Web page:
Monday, July 23, 2018

Boswell happenings: Anna-Lisa Cox, Dan Kaufman, Eric and Stephani Lohman, Ann McClain Terrell, Kelli María Korducki.

Here's are this week's Boswell happenings: Anna-Lisa Cox, Dan Kaufman, Eric and Stephani Lohman, Ann McClain Terrell, Kelli María Korducki.

Monday, July 23, 7:00 pm, at Boswell:
Anna-Lisa Cox, author of The Bone and Sinew of the Land: America's Forgotten Black Pioneers and the Struggle for Equality

Anna-Lisa Cox appears at Boswell with her breakout history of the long-hidden stories of America's black pioneers, the frontier they settled, and their fight for the heart of the nation. This groundbreaking work reveals America's Northwest Territory - the wild region that would become present-day Ohio, Illinois, Indiana, Michigan, and Wisconsin.

When black settlers Keziah and Charles Grier started clearing their Indiana frontier land in 1818, they were just looking to build a better life, but soon the Griers became early Underground Railroad conductors, joining fellow pioneers to confront the growing tyranny of bondage and injustice. Cox tells the stories of the Griers and others like them: the lost history of the nation's first Great Migration.

Black pioneers made a stand for equality and freedom, and their success made them the targets of racist backlash. Political and armed battles ensued, tearing apart families and communities long before the Civil War. These settlers were inspired by the belief that all men are created equal and a brighter future was possible.

Anna-Lisa Cox is an award-winning historian and author of A Stronger Kinship: One Town's Extraordinary Story of Hope and Faith. Currently a fellow at Harvard University's Hutchins Center for African and African American Research, she helped create two exhibits based on original research at the Smithsonian's National Museum of African American History and Culture, including one on black pioneers.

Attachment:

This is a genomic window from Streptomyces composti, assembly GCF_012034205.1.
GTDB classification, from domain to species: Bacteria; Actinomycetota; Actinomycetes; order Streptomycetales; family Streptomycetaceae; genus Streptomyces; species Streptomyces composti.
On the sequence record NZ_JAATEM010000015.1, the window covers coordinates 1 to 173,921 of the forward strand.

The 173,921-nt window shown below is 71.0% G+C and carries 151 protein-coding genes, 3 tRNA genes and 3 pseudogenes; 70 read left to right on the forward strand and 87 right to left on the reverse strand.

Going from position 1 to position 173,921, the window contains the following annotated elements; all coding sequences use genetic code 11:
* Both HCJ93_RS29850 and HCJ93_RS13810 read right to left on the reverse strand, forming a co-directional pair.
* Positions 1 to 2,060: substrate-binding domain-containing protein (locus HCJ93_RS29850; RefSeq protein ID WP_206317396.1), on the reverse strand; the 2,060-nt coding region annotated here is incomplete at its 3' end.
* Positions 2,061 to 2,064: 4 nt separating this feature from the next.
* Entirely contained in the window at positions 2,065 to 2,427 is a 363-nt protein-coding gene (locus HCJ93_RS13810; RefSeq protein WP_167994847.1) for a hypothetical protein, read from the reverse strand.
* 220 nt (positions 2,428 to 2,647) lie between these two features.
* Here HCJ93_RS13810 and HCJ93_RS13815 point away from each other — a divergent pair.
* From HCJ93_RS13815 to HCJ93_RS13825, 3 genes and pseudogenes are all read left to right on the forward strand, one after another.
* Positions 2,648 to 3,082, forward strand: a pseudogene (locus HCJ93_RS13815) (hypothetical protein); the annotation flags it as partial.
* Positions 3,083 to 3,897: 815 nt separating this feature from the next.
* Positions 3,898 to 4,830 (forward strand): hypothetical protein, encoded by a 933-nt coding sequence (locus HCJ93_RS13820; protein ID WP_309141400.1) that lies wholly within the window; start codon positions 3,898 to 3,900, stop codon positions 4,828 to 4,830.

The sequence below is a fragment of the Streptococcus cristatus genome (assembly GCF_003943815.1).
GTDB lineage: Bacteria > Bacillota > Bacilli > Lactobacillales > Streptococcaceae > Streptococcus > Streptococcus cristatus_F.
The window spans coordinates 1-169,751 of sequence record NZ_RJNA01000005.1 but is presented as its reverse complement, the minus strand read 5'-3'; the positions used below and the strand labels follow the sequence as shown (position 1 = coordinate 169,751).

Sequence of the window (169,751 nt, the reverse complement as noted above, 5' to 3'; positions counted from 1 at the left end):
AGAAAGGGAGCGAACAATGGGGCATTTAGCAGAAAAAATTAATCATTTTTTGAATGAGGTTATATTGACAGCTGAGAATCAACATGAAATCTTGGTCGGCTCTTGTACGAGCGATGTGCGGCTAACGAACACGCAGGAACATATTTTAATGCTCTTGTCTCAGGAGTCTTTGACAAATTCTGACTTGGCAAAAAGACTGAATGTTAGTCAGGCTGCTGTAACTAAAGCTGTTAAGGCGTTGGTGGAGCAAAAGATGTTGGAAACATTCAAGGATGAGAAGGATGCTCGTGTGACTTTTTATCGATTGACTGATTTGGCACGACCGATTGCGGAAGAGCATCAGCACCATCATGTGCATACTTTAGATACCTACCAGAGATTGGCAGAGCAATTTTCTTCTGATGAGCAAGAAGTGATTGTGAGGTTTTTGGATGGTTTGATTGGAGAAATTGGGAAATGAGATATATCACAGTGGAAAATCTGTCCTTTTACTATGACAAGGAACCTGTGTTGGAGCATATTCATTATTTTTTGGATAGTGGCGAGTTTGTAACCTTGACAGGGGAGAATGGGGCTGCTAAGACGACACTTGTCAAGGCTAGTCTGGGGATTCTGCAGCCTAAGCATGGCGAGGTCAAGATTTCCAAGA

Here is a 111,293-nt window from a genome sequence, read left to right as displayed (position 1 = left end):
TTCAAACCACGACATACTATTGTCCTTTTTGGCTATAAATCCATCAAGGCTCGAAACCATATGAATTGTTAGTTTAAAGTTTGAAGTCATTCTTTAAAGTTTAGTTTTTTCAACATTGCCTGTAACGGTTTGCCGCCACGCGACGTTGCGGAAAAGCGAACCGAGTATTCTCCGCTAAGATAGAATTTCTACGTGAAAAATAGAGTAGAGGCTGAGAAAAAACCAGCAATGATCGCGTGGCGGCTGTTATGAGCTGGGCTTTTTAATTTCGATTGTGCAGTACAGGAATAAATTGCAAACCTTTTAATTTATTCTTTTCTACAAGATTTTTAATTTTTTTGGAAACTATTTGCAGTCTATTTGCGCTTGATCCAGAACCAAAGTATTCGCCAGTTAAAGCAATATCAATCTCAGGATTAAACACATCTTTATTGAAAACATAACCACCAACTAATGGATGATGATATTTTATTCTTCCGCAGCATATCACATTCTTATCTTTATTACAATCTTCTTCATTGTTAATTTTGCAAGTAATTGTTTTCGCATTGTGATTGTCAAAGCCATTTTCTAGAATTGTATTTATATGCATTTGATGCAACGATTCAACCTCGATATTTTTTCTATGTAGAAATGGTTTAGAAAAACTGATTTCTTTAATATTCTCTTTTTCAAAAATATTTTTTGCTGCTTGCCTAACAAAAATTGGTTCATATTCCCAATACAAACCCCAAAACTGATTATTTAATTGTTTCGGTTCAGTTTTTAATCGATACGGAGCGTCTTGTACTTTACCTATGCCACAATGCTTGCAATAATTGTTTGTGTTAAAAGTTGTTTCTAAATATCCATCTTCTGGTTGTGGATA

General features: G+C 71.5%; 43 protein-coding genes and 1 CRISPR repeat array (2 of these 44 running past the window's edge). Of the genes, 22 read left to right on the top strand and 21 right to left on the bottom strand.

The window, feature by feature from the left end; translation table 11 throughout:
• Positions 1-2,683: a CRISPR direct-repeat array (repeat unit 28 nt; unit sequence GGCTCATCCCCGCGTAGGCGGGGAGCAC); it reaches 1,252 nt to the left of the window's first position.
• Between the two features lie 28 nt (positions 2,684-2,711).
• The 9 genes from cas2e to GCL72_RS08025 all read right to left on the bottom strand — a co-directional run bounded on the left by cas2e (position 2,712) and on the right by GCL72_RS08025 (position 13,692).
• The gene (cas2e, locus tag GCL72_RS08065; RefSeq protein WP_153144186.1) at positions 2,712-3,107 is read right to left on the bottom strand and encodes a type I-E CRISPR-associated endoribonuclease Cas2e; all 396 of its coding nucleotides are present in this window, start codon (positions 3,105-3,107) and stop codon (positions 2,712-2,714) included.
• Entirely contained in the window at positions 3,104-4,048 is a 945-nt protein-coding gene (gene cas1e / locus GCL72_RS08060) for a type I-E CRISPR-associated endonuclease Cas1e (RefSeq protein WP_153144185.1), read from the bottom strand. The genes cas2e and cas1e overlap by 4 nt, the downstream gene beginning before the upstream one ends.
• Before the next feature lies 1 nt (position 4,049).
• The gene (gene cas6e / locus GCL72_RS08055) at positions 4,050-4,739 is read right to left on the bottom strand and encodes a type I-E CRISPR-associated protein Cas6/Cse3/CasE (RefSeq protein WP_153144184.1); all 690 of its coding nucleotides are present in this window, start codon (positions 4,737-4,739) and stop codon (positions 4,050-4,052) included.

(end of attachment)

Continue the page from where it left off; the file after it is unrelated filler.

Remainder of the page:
Tuesday, July 24, 7:00 pm, at Boswell: Dan Kaufman, author of The Fall of Wisconsin: The Conservative Conquest of a Progressive Bastion and the Future of American Politics

Wisconsin native Dan Kaufman chronicles one of the most dramatic political upheavals in the country. The Fall of Wisconsin is an account of how the state’s progressive tradition was undone and turned into a model for national conservatives. Please note that C-Span will be taping this event for future broadcast. Please arrive early before our event starts so that you do not interrupt the taping.

For more than a century, Wisconsin has been known for its progressive ideas and government*. It famously served as a "laboratory of democracy," a cradle of the labor and environmental movements, and birthplace of the Wisconsin Idea, championing expertise in service of the common good. But following a Republican sweep of the state’s government in 2010, the state went red for the first time in three decades in the 2016 presidential election.

Laws protecting voting rights, labor unions, the environment, and public education have been rapidly dismantled. The Fall of Wisconsin is a deeply reported, neither sentimental nor despairing, account of the remarkable efforts of citizens fighting to reclaim Wisconsin’s progressive legacy against tremendous odds.

Originally from Wisconsin, Dan Kaufman has written for The New York Times and The New Yorker. Can't make our event? Dan Kaufman will be at Oconomowoc's Book sand Company on Wednesday, July 25, 2 pm.

Friday, July 27, 7:00 pm, at Boswell:
Eric and Stephani Lohman, author of Raising Rosie: Our Story of Parenting an Intersex Child

Milwaukee parents Eric and Stephani Lohman appear at Boswell to share the powerful story of raising Rosie, their intersex child, and how they have navigated medical pressures and cultural ideas of gender. When their daughter Rosie was born, Eric and Stephani Lohman found themselves thrust into a situation for which they were not prepared. Rosie was born intersex - born with a variety of physical characteristics that do not fit neatly into traditional conceptions of male and female bodies. Immediately, the Lohmans were pressured to consent to normalizing surgery for Rosie, despite their concerns, and without being offered any alternatives.

Part memoir and part guidebook, Raising Rosie tells the Lohmans’ experience of refusing to have their child’s gender reassigned at birth, how they spoke about the condition to friends and family, teachers and caregivers, and how they plan to explain it to Rosie as she grows. This uplifting and empowering story is a must-read for all parents of intersex children.